The popularity of Blizzard’s Hearthstone is monumental and just keeps on growing. This past May, it passed the 70 million active players mark, and the recently released Frozen Throne expansion is sure to push that number even higher.
These are highly impressive figures given that Hearthstone has only been out for 3 and a half years now, but how does Blizzard acquire so many fans of the game and keep them loyal? The answer is that they are constantly monitoring the game community and, in addition to their keen understanding of card battles, they listen to their fans.
The developers of Hearthstone are constantly re-balancing the meta for the competitive ranked games. Introductions of new card sets that allow for creation of new decks, as well as augmenting older ones, make the game in an almost constant state of flux that the loyal fanbase is always quick to harness.
However, sometimes these changes create problems within the meta. While the game is designed to keep things fresh and weed out older deck builds, there are occasional adverse effects on current and past cards that require fixing.
There have been many cards that work a little too well with others and consequently ruin the viability of others that weren’t meant to be made obsolete at the time. It’s a delicate balance to maintain, and the changes have been met with both praise and criticism.
Here are 15 Hearthstone Cards That Had To Be Banned (Before They Broke The Game).
The Unleash The Hounds card has been changed as much as any, with a total of 4 incarnations including the current one. A Hunter exclusive card that can be used to balance a board or deal major damage to the enemy hero, Unleash The Hounds has been viable in most Hunter decks to this day.
However, the way it started out in retrospect was way overpowered. As a 1 cast card that gives all your other beasts +1 attack and charge, it was too easy to combine with strong beasts and deal an overwhelming amount of damage and leaving the opponent with no real chance to counter it.
The first nerf made it recognizable today, increasing the cost by 3 and giving one hound for each enemy minion. This was a little too high of a cost though, and the next change reduced it down to 2.
It stayed this way for a little while, but other changes in the Hunter class once again made it too cheap, and it finally settled on the 3 cost it is now. It may have taken some time, but Unleash The Hounds is a good example of the evolution of the Hearthstone meta.
As another Hunter exclusive, Starving Buzzard was an essential part of the same early Hunter deck that made Unleash The Hounds so dangerous. Starting out as a mere 2 cost card, Starving Buzzard allows the player to draw a card for every beast they summon.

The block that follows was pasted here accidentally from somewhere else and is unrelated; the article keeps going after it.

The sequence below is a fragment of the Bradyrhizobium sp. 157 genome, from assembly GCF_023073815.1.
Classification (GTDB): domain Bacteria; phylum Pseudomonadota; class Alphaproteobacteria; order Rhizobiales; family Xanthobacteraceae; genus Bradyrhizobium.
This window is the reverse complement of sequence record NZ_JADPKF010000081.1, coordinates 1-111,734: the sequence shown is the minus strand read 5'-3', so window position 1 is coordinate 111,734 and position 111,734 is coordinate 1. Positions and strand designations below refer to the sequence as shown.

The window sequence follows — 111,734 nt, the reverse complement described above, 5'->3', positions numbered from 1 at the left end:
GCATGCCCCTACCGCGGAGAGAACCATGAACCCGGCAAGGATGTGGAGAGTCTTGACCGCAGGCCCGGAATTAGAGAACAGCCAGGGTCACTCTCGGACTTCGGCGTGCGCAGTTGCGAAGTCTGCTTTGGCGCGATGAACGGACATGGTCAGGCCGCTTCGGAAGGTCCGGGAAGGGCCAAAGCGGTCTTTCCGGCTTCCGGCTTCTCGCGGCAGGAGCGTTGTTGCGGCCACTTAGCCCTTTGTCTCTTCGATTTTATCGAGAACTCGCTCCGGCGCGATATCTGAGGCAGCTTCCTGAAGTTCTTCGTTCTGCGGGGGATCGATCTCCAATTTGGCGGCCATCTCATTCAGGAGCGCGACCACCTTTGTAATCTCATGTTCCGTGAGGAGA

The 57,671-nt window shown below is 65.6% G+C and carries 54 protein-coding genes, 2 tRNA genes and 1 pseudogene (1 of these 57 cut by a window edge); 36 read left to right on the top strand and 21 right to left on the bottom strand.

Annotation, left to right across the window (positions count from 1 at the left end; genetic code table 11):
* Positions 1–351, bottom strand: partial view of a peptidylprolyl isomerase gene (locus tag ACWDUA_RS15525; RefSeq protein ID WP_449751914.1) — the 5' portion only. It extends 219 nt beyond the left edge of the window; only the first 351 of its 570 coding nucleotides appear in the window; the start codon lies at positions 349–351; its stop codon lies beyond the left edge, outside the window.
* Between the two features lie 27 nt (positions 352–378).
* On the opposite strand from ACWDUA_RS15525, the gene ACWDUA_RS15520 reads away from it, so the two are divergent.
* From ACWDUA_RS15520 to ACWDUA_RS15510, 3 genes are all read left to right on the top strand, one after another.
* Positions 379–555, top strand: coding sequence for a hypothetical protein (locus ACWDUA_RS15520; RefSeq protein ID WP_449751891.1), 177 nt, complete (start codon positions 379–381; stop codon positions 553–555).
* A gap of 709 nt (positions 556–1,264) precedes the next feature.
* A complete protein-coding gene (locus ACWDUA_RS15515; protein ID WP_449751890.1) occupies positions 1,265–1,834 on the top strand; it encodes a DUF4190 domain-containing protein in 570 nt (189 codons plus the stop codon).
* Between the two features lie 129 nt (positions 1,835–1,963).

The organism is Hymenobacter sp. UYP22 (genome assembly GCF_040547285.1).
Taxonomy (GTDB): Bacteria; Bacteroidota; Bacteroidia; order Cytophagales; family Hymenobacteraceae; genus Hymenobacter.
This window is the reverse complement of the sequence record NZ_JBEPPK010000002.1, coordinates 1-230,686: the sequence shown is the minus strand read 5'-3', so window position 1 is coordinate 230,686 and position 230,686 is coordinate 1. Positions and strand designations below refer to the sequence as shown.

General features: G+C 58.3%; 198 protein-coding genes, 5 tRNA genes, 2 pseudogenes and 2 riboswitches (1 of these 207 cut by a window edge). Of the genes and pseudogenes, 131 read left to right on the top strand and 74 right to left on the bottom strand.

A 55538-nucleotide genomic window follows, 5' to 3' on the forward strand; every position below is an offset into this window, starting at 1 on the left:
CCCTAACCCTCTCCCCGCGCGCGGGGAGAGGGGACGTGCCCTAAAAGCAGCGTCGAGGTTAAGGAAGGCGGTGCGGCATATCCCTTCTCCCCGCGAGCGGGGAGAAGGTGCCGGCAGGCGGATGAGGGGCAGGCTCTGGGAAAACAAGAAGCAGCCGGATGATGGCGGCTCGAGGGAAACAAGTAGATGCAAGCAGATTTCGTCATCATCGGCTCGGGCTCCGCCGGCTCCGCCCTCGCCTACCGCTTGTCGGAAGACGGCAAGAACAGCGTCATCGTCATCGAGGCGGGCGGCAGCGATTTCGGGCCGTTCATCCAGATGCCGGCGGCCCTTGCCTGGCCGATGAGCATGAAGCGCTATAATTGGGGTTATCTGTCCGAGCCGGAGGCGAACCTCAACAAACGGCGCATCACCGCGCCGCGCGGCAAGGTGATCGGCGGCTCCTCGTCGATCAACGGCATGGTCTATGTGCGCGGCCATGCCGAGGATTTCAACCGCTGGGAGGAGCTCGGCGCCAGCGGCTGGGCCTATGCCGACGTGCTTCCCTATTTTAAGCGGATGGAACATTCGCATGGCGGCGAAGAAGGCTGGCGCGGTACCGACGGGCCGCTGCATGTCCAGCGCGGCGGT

The Hunter deck has never lacked for quick minions, but the cheap cost of this card in combination with the first three versions of Unleash The Hounds was just too much. The quickness of the minion drops and card drawing left most other decks in the dust, which greatly affected the ranked competitive games.
It was an early example of the "rush or lose" problem that has always surrounded the ranked ladder. The first change was to reduce the Buzzard’s toughness to 1, which made it an easy kill for many decks, but it still wasn’t enough. The real nerf happened when the card’s cost was upped to 5, where it stands today.
This essentially made the Starving Buzzard undesirable for fast Hunter decks. Though it is still seen sometimes in wild, the Starving Buzzard has all but disappeared from the decks of the best players.
Deathrattle-focused decks have long been a favorite among Hearthstone players, and every expansion set has had at least some cards catering to this style. The Undertaker, introduced in the Naxxramas expansion, was originally a 1 cost card that, when you summoned a deathrattle minion, would gain +1/+1.
There are several cards with a similar advantage like the Secret Keeper and Mana Addict, but the problem with the Undertaker is two fold. First, minions are generally easier to deploy rapidly than secrets or spells, and secondly, Undertaker was an early, high-priority target that could be too hard to take out with the right deck to maximize its ability.
An ever-scaling 1 cost card that could be built upon every turn made Undertaker a card that most decks tried to include, resulting in disturbances across the entire meta at the time. Non-deathrattle decks were pushed farther down the ladder, and players who wanted to compete needed to build anti-aggro decks just because of this card.
It was eventually changed to gaining just 1 attack rather 1 for both attack and toughness, making it very easy to deal with and rendering it obsolete in high ranking games.
In the early days of Hearthstone, the Pyroblast was considered essential to many players. The Mage class often focused on direct damage, and Pyroblast was and is its highest dealer, with 10 points directed at any target the player chooses.
Originally, it was an 8 casting cost, which seems strange if you are new to the game, but back when the Mage had much more limited control options, it wasn’t bad. It was really the only card the class had that made opponents wary, as it could end the game quickly at the right time.
The problem was exactly that though, because most Mage players’ only viable option was to stall until they can Pyroblast two turns in a row, making for a rather boring play style for players and opponents. As expansions were added, the Mage gained arguably the most out of any class, with several different deck builds that can compete at the highest levels.
The time of the Pyroblast being a top mage card was over, and so the developers increased the casting cost to 10, which is fair for the current meta. Pyroblast can still be seen sometimes, but has largely fallen out of favor.